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A Cheerful, Tranquil, Immoral Beckett

Beckett himself is a Nietzschean ideal. The Nietzschean artist insists on applying “a long logic in all of his activity…he has the ability to extend his will across great stretches of his life and to despise, and reject everything petty about him”. There is nothing in Beckett but the confirmation of “the ideal of the most high-spirited, alive, and world-affirming human being who has not only come to terms and learned to get along with whatever was and is, but who wants to have what was and is repeated into all eternity” And Nietzsche might have been writing about Beckett’s assembled characters when he states: “It is not the works, it is the faith that is decisive here, that determines the order of rank…: some fundamental certainty that a noble soul has about itself, something that cannot be sought, nor found, nor perhaps lost. The noble soul has reverence [Ehrfurcht] for itself”. Reverence is a term sullied by associations with social hierarchies, class, meritocracy, religion and other abominations. Although it is inevitably and explicitly linked to the idea of the elite and the noble it is used by Nietzsche and mobilised by Beckett to produce a very different type. Beckett’s are characters cracking up, sometimes literally, and close to absence. They suffer and their existence is a disaster.

Nietzsche liked the Roman attitude of frivolous tolerance. He linked it to wisdom’s nobility. It shores up a skepticism. Applied to Beckett, it helps us resist the hagiographic image of Beckett as a secular saint of pessimistic beliefs. Pessimism is as lazy as optimism. Both are substitutes for Nietzschean wisdom and its frivolity. Jessica Berry’s says that Nietzsche can be understood through the lens of Pyrrhonian skepicism. She says : ‘A Pyrrhonian skeptic… is essentially someone with a peculiar talent for countering any argument with an opposing argument. It’s crucial to see that the Pyrrhonist is not a stubborn sort of person, unwilling to be convinced; it just happens to be devilishly hard to convince him, such is his talent for opposing one argument to another. In the face of his keen awareness of arguments on both sides of every issue, he suspends judgment, and a state of well-being——psychological equanimity——is said to follow this suspension “like a shadow follows a body.”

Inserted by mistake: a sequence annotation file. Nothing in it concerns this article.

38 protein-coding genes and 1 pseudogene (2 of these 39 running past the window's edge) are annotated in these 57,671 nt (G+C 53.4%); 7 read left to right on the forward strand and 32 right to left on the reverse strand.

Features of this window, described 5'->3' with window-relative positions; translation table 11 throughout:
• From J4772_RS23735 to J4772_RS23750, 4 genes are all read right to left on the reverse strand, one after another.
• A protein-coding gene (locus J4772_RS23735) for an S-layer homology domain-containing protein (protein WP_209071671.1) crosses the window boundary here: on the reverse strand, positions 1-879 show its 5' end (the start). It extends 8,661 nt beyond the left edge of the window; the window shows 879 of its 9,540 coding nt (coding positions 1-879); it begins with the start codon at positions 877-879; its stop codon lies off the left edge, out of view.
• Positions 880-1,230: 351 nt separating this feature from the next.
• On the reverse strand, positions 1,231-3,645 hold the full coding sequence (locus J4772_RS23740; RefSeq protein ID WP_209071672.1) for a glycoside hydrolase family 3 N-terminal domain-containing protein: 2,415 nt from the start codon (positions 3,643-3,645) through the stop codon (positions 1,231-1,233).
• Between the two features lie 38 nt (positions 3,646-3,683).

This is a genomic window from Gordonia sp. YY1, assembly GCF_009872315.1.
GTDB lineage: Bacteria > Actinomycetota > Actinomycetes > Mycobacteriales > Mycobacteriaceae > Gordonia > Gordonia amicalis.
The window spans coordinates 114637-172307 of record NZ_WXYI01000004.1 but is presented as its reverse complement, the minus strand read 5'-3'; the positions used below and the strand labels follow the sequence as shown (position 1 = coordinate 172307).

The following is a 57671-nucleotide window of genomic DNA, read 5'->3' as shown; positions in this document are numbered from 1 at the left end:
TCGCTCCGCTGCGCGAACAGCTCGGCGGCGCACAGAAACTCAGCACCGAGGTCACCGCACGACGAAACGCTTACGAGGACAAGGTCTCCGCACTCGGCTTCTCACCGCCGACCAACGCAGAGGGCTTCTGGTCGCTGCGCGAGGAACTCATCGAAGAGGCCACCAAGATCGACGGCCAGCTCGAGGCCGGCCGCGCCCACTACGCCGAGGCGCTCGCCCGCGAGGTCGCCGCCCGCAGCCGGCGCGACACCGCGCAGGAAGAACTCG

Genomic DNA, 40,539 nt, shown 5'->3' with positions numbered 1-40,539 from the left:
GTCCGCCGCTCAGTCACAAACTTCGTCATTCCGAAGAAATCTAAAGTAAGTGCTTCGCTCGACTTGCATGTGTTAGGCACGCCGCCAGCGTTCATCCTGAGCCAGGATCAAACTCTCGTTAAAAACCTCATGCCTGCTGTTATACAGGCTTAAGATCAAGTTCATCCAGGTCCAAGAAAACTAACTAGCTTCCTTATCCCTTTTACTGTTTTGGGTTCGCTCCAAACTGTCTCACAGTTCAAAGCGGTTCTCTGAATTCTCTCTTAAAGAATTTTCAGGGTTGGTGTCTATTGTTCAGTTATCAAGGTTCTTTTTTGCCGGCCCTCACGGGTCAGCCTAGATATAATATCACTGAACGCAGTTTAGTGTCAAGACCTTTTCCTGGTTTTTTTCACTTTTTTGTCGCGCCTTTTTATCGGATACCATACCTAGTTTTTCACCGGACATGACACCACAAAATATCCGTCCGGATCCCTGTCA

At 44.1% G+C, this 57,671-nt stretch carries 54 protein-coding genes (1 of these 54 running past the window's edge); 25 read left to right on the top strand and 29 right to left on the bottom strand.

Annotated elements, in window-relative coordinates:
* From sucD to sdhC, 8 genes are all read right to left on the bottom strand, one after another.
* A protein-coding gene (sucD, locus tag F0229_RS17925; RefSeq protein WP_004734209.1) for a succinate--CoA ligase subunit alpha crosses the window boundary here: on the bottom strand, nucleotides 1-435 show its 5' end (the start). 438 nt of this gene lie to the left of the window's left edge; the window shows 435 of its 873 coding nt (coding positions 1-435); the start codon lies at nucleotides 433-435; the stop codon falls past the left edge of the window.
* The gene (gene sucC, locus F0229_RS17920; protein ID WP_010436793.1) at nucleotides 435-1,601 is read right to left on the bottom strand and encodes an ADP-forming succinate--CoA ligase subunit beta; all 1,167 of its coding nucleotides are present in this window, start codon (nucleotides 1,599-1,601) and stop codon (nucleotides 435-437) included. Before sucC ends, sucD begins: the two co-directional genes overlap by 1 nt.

Berry confirms Nietzsche’s classicism. Pyrrhonian skepticism and Homer provide templates for Nietzsche. Berry takes the specific skepicism of Pyrrho as an alternative to self-defeating versions attractive to his post-modern readership. In this reading she parts company with the decidedly non-post-modern Brian Leiter as well, who defends both an anti-realist position regarding values and the possibility of knowledge in Nietzsche. Berry argues that these would both commit Nietzsche to a metaphysical dogmaticism that his Pyrrhonism denied.

The Pyrrhonian sceptic denies all belief. Nothing is knowable, therefore the very project of knowledge is ludicrous. Is this not a self-defeater? If nothing is knowable, then stating it seems to refute it, for the assertion claims to know that nothing is known. Berry argues that recognizing the self-contradiction is itself taken as proof for Nietzsche that it is something we cannot know. How, after all, could we know a contradiction? Berry writes: ‘That Nietzsche fully realizes the ridiculousness and incoherence of this view is evident in the mocking tone of his ‘nutshell’ caricature of Kant’s plan to limit knowledge to make room for faith: ‘Even Kant was on the same path with his categorical imperative; his reason became practical here – There are some questions that people are not entitled to decide the truth of; all the ultimate questions, all the ultimate problems of value are beyond human reason … to grasp the boundaries of human reason – now, that is real philosophy.’

If not a self-defeater, is it not unlivable? This is Hume’s challenge to the skeptic. Hume suggests that the skeptic would perish through bloody-minded opposition to common-sense . She wouldn’t eat when hungry, wouldn’t avoid being shot.
Nietzsche draws on Sextus Empiricus to refute this worry. We act with a skeptical instinct. This amounts to no more than an attitude rather than a set of beliefs or dogmatic theories. All actions are like the constrained random aestheticism of dancing, or reacting to pain, or custom. Action is a way of life embraced by those of courageous, warrior-like strength. It is a cheerful attitude to life, not one concerned with exile from truth or ultimate value. The unconcern is based on accepting that knowing why we act is beyond knowing. This Homeric warrior ethos is a counterexample to the ascetic life. Beckett writes: ‘Dance first. Think later. It’s the natural order.’

According to Berry, Nietzche’s Pyrrhonist skepticism is an ad hominem assault on any form of ascetic value. The mistake of a Cartesian skepticism is to conclude that there is ultimate value in certainty. Descartes’ skepticism was motivated by a desire for this. It imagines no alternative valuation. Cartesian doubt aims at a narrow bedrock of certainty. Nietzsche’s Pyrrhonist skepticism is an older form of Skepticism that resists the Cartesian valuation of certainty and therefore aims at no such bedrock.